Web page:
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Sleep researchers: women sleep much worse than men


Women suffer from sleep problems significantly more often than men
About every fourth German citizen suffers from sleep disorders. A recent study showed that women are affected much more often than men. The consequences can be serious. Those affected not only have to deal with fatigue and difficulty concentrating during the day. This also jeopardizes health.

Sleep disorders are common
Millions of people in Germany have problems sleeping: They often lie awake in bed for hours, roll from side to side and feel like they are on the next day. According to the Robert Koch Institute, around 25 percent of Germans suffer from sleep disorders, for another 11 percent sleep is often not restful. A team of researchers in Leipzig now reports that women are affected much more often than men.

Women sleep worse than men
According to health experts, sleep disorders increase the risk of diseases such as depression, anxiety disorders, diabetes and also cardiovascular diseases such as heart attacks.

And just recently, a study showed that sleep disorders can increase the risk of stroke.

Scientists from the United States reported years ago that women sleep less than men. An investigation by the Medical Faculty of the University of Leipzig also came to the conclusion that women suffer from sleep problems significantly more often than men.

Definitions for good and bad sleep
For their investigation, the scientists evaluated information on the sleep quality of 9,284 subjects. The data comes from the study by the Leipzig Research Center for Civilization Diseases (LIFE), an investigation program on the causes and early detection of civilization diseases using the example of the Leipzig population.

According to the researchers, the study results are now defining solid results for good and bad sleep for our western culture for the first time.

They were recently published in the "Journal of Affective Disorders" and in the specialist magazine "Sleep Medicine".

Different sleeping habits
"If we examine the sleep of certain patient groups in the future, we now know what sleep behavior we can use as a basis," explained study leader Prof. Dr. Andreas Hinz from the University of Leipzig in a press release.

The participants had provided information about their sleep in a questionnaire. In addition to the subjective assessment, they also provided information on the length of sleep, the time to sleep, sleep efficiency, possible sleep disorders and sleep aid consumption as well as daytime sleepiness.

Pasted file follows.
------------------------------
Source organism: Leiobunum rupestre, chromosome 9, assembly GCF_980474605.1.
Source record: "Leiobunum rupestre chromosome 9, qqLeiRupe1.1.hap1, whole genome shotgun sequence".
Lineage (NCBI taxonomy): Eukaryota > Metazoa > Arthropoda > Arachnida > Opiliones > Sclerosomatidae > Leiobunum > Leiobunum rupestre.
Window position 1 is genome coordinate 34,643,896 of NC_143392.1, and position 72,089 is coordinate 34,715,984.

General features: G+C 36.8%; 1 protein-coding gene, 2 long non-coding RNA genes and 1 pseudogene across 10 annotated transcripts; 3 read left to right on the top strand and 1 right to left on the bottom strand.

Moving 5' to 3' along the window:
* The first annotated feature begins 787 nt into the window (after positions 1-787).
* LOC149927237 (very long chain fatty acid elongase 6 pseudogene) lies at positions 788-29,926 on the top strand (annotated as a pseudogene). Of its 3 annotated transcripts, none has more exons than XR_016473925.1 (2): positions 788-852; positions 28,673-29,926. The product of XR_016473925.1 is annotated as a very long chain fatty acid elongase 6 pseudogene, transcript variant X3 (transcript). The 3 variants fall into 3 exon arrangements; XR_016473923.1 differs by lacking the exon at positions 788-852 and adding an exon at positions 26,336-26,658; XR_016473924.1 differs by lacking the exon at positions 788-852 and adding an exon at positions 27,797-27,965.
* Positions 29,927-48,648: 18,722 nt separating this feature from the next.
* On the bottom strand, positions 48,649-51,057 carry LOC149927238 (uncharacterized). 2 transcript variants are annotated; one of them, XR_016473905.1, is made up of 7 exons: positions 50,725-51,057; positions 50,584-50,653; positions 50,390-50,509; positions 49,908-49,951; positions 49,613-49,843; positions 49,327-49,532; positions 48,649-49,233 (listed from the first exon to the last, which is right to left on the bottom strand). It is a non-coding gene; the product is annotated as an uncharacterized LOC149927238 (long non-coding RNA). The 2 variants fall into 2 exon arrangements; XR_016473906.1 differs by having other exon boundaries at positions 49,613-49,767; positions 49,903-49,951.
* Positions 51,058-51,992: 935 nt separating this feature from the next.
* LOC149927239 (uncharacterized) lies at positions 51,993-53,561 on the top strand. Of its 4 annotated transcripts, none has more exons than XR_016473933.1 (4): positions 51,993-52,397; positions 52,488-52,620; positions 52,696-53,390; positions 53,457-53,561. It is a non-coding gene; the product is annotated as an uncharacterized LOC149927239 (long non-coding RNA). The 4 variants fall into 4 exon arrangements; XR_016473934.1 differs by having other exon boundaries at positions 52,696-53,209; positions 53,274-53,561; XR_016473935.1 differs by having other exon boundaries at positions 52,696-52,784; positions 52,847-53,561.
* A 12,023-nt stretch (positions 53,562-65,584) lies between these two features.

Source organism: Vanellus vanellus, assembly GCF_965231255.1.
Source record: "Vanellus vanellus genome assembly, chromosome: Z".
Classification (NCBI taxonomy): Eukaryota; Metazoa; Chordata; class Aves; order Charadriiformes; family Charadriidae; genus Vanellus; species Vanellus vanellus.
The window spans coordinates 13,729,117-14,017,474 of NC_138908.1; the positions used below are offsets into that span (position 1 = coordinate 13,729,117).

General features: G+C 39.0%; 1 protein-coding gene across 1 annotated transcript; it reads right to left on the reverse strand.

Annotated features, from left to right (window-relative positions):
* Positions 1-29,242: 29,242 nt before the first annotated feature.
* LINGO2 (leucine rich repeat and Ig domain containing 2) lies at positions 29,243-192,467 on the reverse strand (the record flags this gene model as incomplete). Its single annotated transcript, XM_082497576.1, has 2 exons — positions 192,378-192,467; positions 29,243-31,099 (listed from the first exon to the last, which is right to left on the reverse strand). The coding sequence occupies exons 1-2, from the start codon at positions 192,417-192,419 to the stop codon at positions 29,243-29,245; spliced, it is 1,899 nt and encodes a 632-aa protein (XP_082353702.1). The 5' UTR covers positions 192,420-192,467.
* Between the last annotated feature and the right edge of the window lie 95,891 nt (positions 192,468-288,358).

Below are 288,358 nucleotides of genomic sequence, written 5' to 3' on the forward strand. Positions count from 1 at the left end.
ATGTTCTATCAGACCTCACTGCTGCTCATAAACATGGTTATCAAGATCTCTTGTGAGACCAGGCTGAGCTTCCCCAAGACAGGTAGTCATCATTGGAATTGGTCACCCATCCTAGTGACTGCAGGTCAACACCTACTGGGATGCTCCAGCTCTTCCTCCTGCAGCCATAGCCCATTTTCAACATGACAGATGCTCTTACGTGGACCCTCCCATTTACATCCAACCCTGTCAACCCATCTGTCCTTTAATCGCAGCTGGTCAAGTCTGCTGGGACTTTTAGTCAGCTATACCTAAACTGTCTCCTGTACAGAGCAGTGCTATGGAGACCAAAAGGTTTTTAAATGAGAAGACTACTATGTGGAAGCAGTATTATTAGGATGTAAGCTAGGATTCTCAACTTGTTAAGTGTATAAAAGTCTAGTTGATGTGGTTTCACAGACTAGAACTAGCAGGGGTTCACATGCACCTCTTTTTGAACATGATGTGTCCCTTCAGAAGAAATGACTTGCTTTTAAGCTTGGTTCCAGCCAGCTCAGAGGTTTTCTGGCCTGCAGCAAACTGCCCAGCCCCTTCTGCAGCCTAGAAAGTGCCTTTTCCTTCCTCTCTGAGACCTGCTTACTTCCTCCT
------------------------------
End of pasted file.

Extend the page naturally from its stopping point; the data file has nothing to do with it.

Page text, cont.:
A total value is then calculated from the points for the individual answers: Above a value of five, the patient suffers from sleep problems, values ​​below that promise better sleep quality.

“This limit of five was determined by the authors who developed the questionnaire. This value is retained in studies so that the results can be compared, ”says Prof. Andreas Hinz.

Education-dependent sleep quality
If this limit is also used in the Leipzig study, 36 percent of those examined have to struggle with sleep problems. Women (42 percent) suffer from poorer sleep quality more often than men (29 percent).

According to the information, obese people sleep less well, while nicotine consumption makes no difference.

The researchers also registered a clear educational dependence on sleep quality: the subjects with a high school diploma slept better than participants without a high school diploma. Furthermore, the unemployed had to struggle with a significantly poorer quality of sleep than working people.

"It is very interesting. The work activity holds burdens ready, but no work activity is even more burdensome for people. This is also shown by study results from other areas, such as studies on depression, ”explained Prof. Hinz.

Tips for a better sleep
The current Leipzig study can describe relationships between sleep quality and other variables, but cannot make any statements about cause and effect. Problems at work can cause bad sleep, or vice versa, bad sleep can create problems in everyday work.

Health experts do not recommend premature access to medication for sleep problems. A healthy lifestyle and the absence of late meals, coffee, alcohol and intensive sports in the evening are conducive to restful sleep.

It is also helpful to observe regular sleeping times and to reduce your weight in the event of being overweight. Various home remedies for sleep disorders are also useful.

A calming tea made from passion flower or chamomile, for example, has proven its worth to relieve tension. Relaxation techniques such as autogenic training or progressive muscle relaxation can also be effective. (ad)

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